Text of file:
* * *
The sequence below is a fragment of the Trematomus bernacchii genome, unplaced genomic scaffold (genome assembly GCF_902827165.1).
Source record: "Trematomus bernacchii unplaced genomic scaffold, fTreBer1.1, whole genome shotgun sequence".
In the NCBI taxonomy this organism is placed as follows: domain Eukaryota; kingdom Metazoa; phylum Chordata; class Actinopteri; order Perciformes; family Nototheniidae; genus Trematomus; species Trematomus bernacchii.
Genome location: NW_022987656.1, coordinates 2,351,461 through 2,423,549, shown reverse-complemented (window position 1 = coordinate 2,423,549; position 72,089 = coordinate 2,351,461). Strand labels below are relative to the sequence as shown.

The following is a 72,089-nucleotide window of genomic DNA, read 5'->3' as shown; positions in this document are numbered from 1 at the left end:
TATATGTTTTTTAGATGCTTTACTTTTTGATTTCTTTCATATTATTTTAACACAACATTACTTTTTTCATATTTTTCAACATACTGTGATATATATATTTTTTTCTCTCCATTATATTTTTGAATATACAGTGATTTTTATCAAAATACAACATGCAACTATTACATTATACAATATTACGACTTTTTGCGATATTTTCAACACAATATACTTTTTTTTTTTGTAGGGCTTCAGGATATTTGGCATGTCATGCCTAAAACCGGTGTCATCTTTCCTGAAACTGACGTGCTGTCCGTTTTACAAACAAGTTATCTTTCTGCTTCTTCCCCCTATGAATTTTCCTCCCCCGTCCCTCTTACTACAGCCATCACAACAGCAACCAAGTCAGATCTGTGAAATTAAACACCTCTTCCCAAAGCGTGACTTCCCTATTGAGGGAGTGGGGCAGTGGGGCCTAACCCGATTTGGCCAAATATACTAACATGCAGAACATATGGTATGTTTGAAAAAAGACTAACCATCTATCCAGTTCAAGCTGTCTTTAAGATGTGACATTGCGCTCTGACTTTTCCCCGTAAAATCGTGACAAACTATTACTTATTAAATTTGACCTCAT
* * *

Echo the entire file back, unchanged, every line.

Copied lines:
The sequence below is a fragment of the Trematomus bernacchii genome, unplaced genomic scaffold (genome assembly GCF_902827165.1).
Source record: "Trematomus bernacchii unplaced genomic scaffold, fTreBer1.1, whole genome shotgun sequence".
In the NCBI taxonomy this organism is placed as follows: domain Eukaryota; kingdom Metazoa; phylum Chordata; class Actinopteri; order Perciformes; family Nototheniidae; genus Trematomus; species Trematomus bernacchii.
Genome location: NW_022987656.1, coordinates 2,351,461 through 2,423,549, shown reverse-complemented (window position 1 = coordinate 2,423,549; position 72,089 = coordinate 2,351,461). Strand labels below are relative to the sequence as shown.

The following is a 72,089-nucleotide window of genomic DNA, read 5'->3' as shown; positions in this document are numbered from 1 at the left end:
TATATGTTTTTTAGATGCTTTACTTTTTGATTTCTTTCATATTATTTTAACACAACATTACTTTTTTCATATTTTTCAACATACTGTGATATATATATTTTTTTCTCTCCATTATATTTTTGAATATACAGTGATTTTTATCAAAATACAACATGCAACTATTACATTATACAATATTACGACTTTTTGCGATATTTTCAACACAATATACTTTTTTTTTTTGTAGGGCTTCAGGATATTTGGCATGTCATGCCTAAAACCGGTGTCATCTTTCCTGAAACTGACGTGCTGTCCGTTTTACAAACAAGTTATCTTTCTGCTTCTTCCCCCTATGAATTTTCCTCCCCCGTCCCTCTTACTACAGCCATCACAACAGCAACCAAGTCAGATCTGTGAAATTAAACACCTCTTCCCAAAGCGTGACTTCCCTATTGAGGGAGTGGGGCAGTGGGGCCTAACCCGATTTGGCCAAATATACTAACATGCAGAACATATGGTATGTTTGAAAAAAGACTAACCATCTATCCAGTTCAAGCTGTCTTTAAGATGTGACATTGCGCTCTGACTTTTCCCCGTAAAATCGTGACAAACTATTACTTATTAAATTTGACCTCAT